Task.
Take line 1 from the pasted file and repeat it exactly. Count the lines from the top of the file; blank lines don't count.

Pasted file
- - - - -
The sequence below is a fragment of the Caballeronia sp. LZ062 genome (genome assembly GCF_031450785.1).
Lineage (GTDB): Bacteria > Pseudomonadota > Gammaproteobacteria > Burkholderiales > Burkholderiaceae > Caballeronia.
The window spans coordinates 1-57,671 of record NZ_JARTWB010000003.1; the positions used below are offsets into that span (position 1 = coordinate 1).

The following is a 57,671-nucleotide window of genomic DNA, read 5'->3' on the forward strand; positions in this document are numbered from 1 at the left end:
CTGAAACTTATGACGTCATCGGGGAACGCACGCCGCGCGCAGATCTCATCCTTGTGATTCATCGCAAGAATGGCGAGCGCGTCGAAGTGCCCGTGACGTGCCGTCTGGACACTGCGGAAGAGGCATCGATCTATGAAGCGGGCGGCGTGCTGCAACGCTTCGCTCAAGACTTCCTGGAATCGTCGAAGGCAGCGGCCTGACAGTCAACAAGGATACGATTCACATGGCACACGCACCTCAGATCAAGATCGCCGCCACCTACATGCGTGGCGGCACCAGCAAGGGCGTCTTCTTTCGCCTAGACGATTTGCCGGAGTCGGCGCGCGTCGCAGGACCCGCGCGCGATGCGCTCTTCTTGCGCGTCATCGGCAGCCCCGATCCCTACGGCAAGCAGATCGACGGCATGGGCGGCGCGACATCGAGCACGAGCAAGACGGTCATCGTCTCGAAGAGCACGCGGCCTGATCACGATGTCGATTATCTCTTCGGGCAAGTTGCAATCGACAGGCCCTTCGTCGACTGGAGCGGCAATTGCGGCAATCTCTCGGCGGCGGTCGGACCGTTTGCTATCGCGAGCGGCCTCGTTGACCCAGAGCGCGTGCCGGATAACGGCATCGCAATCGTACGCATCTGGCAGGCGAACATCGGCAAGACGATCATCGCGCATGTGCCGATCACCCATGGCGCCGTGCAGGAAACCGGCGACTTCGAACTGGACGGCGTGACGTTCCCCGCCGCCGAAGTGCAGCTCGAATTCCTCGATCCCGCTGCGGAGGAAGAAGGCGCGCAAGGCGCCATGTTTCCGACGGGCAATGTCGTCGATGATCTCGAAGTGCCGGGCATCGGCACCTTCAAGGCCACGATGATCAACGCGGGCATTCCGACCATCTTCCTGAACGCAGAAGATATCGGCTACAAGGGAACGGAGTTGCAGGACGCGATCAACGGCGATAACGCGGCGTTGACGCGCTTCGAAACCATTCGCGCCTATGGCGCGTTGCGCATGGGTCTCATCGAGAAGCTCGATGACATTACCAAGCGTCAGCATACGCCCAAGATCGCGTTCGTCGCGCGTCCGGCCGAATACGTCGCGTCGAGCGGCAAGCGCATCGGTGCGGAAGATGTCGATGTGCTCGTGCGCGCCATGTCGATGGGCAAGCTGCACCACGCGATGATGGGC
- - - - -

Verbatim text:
The sequence below is a fragment of the Caballeronia sp. LZ062 genome (genome assembly GCF_031450785.1).